In keeping the tradition that Jim Goldstein started over 10 years ago, I’ve selected my favorite images released in the past year. These are not necessarily my best or most popular, but each holds a special place as a moment in time not soon to be repeated or forgotten.
Enjoy! And feel free to let me know your favorites. You can click on any image for a large view, to learn more about it, or share individually. I look forward to seeing your selects in the weeks ahead, and wish everyone a wonderful holiday and Happy New Year full of beauty, adventure and photographic possibilities.
Midwinter, Yule, the Longest Night, Jól – the Winter Solstice is known by many names, but the shortest day of the year is the official start of winter and the perfect time to reflect on the past twelve months.
As 2017 comes to a close I’d like to thank everyone who has connected online and through my blog, clients new and old who have supported my work, and my friends and family who have joined me in exploring all the natural beauty that surrounds us.
I hope you all have a wonderful holiday season and a healthy, prosperous New Year.
Twelve years ago after shooting film for over 25 years I made the switch to digital and never looked back. The year was 2005 and it wasn’t without a great deal of hesitation, but I knew I wasn’t alone and that the time was right. Not long before National Geographic had started accepting digital files from the Nikon D100, and if the quality was worthy of their hallowed pages then it was good enough for me.
The biggest concern for most outdoor photographers at the time was preserving that classic “look” of film that the world had embraced from the early days of Kodachrome and later Fuji Velvia. We were told that if you shot RAW files, profiles and presets could be applied that would mimic any type of film. At the time it was all Greek, but in the years since it’s become standard practice in post production. The lightbox and loupe were traded for hi-resolution monitors and software, but the holy grail of image making was still dynamic range.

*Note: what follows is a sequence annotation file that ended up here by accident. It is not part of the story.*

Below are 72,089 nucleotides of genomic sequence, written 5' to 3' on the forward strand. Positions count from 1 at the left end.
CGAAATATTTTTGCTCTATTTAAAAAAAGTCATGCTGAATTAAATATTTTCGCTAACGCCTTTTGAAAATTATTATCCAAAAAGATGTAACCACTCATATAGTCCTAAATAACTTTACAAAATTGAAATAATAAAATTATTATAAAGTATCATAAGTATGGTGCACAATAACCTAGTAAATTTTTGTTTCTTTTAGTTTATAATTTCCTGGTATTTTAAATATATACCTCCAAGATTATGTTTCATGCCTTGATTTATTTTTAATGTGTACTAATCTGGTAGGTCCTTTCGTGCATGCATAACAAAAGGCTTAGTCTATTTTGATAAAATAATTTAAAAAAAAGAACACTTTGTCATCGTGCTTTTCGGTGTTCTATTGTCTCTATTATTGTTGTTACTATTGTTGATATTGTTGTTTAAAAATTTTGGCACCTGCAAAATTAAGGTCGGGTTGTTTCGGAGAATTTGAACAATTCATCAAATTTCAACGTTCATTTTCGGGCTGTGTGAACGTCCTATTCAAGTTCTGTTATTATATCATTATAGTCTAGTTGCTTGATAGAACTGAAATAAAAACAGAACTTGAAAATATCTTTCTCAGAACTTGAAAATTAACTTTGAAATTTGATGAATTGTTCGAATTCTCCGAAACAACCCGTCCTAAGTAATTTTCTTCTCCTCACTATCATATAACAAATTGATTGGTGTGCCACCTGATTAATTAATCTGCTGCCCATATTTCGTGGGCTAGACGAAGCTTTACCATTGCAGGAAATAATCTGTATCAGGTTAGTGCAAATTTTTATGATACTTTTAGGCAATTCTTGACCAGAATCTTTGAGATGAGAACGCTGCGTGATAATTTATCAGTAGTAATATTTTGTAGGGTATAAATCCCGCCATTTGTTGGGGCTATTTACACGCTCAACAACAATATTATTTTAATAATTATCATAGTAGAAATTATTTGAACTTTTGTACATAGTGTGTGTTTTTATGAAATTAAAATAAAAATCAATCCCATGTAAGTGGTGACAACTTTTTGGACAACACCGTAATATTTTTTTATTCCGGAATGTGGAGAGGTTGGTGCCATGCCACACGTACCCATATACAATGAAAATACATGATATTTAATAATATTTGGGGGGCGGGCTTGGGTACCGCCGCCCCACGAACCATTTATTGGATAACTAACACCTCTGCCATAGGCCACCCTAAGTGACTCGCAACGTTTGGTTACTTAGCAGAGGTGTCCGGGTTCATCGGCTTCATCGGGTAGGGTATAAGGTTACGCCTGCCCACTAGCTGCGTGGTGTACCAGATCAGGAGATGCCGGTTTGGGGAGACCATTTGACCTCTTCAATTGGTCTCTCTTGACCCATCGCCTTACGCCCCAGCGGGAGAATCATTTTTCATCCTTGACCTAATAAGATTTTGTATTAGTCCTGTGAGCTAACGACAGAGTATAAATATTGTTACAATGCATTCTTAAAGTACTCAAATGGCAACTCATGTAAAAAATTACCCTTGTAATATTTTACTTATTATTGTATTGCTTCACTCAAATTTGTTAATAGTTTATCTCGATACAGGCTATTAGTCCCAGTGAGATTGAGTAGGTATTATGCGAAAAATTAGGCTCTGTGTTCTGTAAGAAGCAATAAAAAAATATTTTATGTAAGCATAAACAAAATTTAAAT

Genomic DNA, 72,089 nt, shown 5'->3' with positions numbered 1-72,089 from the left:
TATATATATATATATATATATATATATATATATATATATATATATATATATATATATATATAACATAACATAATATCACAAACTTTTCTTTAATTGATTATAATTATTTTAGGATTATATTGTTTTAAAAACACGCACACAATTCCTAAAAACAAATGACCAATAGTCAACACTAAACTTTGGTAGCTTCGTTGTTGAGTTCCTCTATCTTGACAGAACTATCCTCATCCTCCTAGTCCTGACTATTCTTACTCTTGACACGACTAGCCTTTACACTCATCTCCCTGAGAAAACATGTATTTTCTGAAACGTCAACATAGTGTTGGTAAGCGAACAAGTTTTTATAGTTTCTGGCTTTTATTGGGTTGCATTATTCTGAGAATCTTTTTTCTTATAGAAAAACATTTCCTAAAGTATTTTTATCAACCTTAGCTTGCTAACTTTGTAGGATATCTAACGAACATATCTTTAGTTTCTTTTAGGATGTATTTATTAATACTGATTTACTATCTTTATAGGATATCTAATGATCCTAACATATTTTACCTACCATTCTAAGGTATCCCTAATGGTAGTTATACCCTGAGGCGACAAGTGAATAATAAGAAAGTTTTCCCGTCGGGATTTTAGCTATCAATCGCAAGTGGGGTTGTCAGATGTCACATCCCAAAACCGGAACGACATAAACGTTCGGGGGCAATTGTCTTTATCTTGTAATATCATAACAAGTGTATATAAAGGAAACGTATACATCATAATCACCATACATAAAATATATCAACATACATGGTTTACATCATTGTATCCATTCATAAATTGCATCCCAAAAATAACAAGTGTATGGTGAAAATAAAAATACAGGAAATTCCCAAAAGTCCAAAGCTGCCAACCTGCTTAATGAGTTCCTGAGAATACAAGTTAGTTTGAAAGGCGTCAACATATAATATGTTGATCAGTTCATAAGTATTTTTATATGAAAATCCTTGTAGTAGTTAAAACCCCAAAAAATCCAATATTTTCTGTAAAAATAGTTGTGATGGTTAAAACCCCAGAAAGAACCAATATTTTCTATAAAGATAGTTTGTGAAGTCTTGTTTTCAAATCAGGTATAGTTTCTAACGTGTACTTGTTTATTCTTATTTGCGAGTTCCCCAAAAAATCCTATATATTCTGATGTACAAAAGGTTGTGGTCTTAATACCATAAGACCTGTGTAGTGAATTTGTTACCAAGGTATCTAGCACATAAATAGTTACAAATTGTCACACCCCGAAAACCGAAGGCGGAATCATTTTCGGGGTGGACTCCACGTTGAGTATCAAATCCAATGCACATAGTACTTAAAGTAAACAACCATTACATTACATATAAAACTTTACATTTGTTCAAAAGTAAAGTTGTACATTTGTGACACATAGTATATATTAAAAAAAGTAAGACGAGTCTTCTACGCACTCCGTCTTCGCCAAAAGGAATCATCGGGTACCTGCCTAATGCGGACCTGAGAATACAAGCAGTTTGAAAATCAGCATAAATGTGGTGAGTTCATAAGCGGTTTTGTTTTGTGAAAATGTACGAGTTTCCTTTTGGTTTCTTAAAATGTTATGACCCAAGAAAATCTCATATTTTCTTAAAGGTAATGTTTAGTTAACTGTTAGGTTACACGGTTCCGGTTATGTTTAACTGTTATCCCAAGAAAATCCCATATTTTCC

Cameras have advanced at lightning speed since then delivering better resolution, wider dynamic range, higher megapixels and price tags to match! But one thing hasn’t changed – the powerful RAW image file. This digital negative can never actually be touched or manipulated, but utilizing RAW processing programs like Lightroom can produce files that match any conceivable style or vision by applying those magical profiles and presets all while retaining the highest image quality.
One of the best features of shooting RAW is the fact that software manufacturers are constantly improving the programs to better utilize all of the image data captured by the sensor. I recently revisited a selection of images from my archive that were made just shortly after I switched to digital. They were made on one of those early bodies, but because I had used a high-quality lens and created RAW files I was now able to create much finer images from those files than the original software would allow.
In a side-by-side comparison I was amazed at the clarity and definition that had been hiding in those images just waiting for a future application to release them. So if you’re still shooting JPEGs you might want to consider switching to RAW. Though each camera manufacturer makes their own proprietary file, Adobe, the creators of TIFF and PDF, developed the DNG (or Digital Negative) – a great format that preserves your RAW file and a JPEG preview eliminating the concern of proprietary files and software going the way of the 8-Track stereo and Betamax.
One thing is certain, change is inevitable and technology will continue to evolve. It’s a wonderful time to be a photographer and reassuring to know that the images we make today can not only be enjoyed long into the future, but like a fine wine will likely improve with age.
One of the largest yet least explored parks in the country, Grand Staircase-Escalante National Monument is a vast desert landscape of mesas, slot canyons, petrified sand dunes, archaeological treasures and American history. Divided by a single long ridge called the Kaiparowits Plateau, this remote region was the last place in the continental United States to be mapped and is a wonderful destination to find that desert solitude that Edward Abbey so passionately wrote about.
From the south, the Vermilion, White, Gray, and Pink cliffs rise to form the giant multi-hued terraces of the Grand Staircase. And to the east the Escalante Canyons are a labyrinth of geologic wonders slowly winding their way down to Lake Powell. Together these escarpments expose 200 million years of the earth’s history in a visual feast for the eyes, and contain the most continuous record of Late Cretaceous terrestrial life in the world.
For the photographer, the Grand-Staircase Escalante National Monument is a sublime location where the possibilities are endless and the light, which seems to glow from within, is worthy most anytime of day. I’ve often said you could spend your whole life in southern Utah and not see it all, but that might just be true of this very special park. The temptation to try is always present.